It is important to recognise your own signs that you are starting to struggle with managing your day-to day pressures. You may be working longer or later, especially if things are taking longer to do if you are struggling to focus and concentrate. You may achieve less in a day than usual, or be more irritable or feel less able to cope with normal work tasks and pressures. It is normal to have periods of stress and high pressure, and most people can cope with this, but if the periods of pressure and stress are prolonged, your resilience and ability to cope may be reduced which then can have a significant knock-on effect on your mental wellbeing. If you feel your mental wellbeing is starting to deteriorate, try not to worry that you will be seen as “weak” if you ask for help. Everybody needs a little extra help and support at times, this is normal, and this may just be your time that support is required. Think about what advice you’d give a friend in this situation, you’d probably advise them to ask for and accept help. It is important at these times to try and reduce your pressures where possible and try to reduce your own expectations at home and work and don’t be too hard on yourself if you feel you are achieving less than usual. It is also important to prioritise self-care activities at this time (such as exercise, eating well, meditation, spending time with friends and family). Speaking to your manager may help, as they will then have an understanding on how you are feeling, what you are going through, and they may be able to reduce some of the pressures on you at work temporarily whilst you are going through this difficult period. If you have an Employee Assistance Programme (EAP) then consider using it. This service usually gives you quick access to free talking therapy (counselling and CBT), and they have a wide range of resources and Advisors available to help individuals with any life event or difficulty they may be experiencing (e.g. stress management advice, legal advice, financial advice, elder care advice etc..). If your mental wellbeing has deteriorated for a prolonged period, you may be developing symptoms of anxiety and / or depression. In these situations, it is recommended you seek advice from your GP, who can perform a full assessment and advise on other treatment options available to you.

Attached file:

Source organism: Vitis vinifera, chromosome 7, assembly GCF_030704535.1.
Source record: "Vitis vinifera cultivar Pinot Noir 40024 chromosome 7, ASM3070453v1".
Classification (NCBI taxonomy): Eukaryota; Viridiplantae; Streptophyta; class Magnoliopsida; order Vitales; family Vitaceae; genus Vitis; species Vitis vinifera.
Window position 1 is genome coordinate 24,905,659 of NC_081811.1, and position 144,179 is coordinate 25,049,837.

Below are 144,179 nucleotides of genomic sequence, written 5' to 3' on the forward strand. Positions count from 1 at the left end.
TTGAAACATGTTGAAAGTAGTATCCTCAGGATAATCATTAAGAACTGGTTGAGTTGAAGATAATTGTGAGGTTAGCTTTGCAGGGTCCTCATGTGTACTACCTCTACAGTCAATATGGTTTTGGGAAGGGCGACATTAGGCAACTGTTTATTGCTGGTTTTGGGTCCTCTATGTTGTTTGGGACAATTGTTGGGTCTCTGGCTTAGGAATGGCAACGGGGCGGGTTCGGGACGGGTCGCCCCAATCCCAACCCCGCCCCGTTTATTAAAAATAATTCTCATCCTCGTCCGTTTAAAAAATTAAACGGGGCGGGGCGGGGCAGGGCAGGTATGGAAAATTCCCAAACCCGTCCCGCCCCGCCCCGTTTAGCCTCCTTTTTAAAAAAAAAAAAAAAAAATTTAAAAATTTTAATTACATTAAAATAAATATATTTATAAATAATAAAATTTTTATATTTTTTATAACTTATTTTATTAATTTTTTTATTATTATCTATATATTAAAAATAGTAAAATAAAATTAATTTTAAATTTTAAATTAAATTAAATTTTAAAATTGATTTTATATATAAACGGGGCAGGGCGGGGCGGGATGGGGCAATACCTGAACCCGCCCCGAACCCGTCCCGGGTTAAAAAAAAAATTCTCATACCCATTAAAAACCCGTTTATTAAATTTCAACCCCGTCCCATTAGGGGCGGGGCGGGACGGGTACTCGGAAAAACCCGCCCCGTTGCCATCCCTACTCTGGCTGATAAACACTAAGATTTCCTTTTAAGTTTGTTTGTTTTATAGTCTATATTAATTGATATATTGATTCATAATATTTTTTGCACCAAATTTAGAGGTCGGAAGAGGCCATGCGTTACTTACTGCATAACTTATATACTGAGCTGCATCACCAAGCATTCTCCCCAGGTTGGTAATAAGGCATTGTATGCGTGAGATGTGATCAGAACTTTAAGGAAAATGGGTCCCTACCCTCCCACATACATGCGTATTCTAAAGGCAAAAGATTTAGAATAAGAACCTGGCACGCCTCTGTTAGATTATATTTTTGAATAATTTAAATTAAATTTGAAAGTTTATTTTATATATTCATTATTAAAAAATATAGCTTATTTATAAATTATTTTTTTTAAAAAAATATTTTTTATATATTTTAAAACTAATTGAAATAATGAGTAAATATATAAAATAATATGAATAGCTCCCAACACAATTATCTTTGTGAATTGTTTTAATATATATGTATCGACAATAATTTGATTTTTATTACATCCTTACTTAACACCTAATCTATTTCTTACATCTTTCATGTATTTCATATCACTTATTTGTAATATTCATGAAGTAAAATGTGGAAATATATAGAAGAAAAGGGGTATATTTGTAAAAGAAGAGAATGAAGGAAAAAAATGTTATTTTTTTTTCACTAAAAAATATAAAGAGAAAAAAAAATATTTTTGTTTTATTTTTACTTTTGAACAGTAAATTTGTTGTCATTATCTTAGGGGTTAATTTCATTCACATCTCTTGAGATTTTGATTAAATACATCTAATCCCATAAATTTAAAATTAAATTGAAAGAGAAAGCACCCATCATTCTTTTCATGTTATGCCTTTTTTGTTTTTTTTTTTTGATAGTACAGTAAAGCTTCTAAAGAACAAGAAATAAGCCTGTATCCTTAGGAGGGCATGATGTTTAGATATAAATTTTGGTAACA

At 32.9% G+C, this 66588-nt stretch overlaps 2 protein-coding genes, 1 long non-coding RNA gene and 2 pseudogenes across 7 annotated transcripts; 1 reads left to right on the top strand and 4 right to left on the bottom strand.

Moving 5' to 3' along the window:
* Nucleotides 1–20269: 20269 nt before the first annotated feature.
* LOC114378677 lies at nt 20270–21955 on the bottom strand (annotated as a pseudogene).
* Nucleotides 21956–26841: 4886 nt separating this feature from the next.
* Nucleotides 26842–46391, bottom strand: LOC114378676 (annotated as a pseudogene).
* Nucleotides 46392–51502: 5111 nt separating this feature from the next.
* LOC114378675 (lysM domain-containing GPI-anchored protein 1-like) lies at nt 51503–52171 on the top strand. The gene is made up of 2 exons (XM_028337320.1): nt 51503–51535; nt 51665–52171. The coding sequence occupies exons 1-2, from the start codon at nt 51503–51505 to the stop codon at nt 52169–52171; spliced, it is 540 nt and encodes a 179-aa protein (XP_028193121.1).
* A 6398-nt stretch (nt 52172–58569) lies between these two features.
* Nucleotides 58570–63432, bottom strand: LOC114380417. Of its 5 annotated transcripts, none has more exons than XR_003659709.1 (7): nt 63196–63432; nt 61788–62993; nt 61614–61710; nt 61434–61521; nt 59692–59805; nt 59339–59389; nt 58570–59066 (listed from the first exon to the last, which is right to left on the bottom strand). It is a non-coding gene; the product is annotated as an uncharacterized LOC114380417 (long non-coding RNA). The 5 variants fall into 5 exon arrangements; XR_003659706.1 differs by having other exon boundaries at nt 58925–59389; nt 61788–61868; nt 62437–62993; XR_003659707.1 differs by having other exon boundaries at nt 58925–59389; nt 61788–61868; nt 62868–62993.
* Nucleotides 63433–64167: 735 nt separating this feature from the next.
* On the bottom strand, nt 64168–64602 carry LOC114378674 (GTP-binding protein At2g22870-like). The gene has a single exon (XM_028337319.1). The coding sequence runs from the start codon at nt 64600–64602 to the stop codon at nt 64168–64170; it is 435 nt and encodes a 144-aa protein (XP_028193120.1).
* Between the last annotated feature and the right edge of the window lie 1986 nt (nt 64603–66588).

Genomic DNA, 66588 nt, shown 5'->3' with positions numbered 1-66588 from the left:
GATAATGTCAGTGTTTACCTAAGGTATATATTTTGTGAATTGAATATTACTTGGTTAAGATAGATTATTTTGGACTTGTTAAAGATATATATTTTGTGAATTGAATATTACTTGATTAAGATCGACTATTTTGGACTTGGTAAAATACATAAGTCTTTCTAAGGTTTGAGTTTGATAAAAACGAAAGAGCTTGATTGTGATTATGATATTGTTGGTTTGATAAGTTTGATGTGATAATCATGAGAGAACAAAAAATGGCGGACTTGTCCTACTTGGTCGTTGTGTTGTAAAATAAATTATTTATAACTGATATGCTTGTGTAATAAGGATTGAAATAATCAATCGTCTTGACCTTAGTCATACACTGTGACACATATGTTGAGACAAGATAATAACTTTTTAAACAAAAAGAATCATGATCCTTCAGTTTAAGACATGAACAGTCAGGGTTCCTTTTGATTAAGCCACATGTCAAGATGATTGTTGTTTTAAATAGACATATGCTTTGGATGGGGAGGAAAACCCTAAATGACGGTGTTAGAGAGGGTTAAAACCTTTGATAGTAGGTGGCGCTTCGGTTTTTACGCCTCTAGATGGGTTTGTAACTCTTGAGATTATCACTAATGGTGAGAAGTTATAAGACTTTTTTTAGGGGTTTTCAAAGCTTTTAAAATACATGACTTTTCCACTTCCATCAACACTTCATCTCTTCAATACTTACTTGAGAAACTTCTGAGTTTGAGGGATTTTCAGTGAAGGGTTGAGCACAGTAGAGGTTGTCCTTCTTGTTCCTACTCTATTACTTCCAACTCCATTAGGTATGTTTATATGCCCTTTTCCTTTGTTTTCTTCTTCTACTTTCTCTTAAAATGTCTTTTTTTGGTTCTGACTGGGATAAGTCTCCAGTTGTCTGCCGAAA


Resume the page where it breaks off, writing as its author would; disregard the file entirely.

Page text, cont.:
We often spend a lot of time at work, so it is important to look out for our colleagues, managers or direct reports and notice if they are behaving differently and displaying signs of deteriorating mental health. If signs are caught early, appropriate support can be put in place before there becomes a significant impact on an individual’s health, work performance and quality of life, which is a great benefit to both the individual and the organization.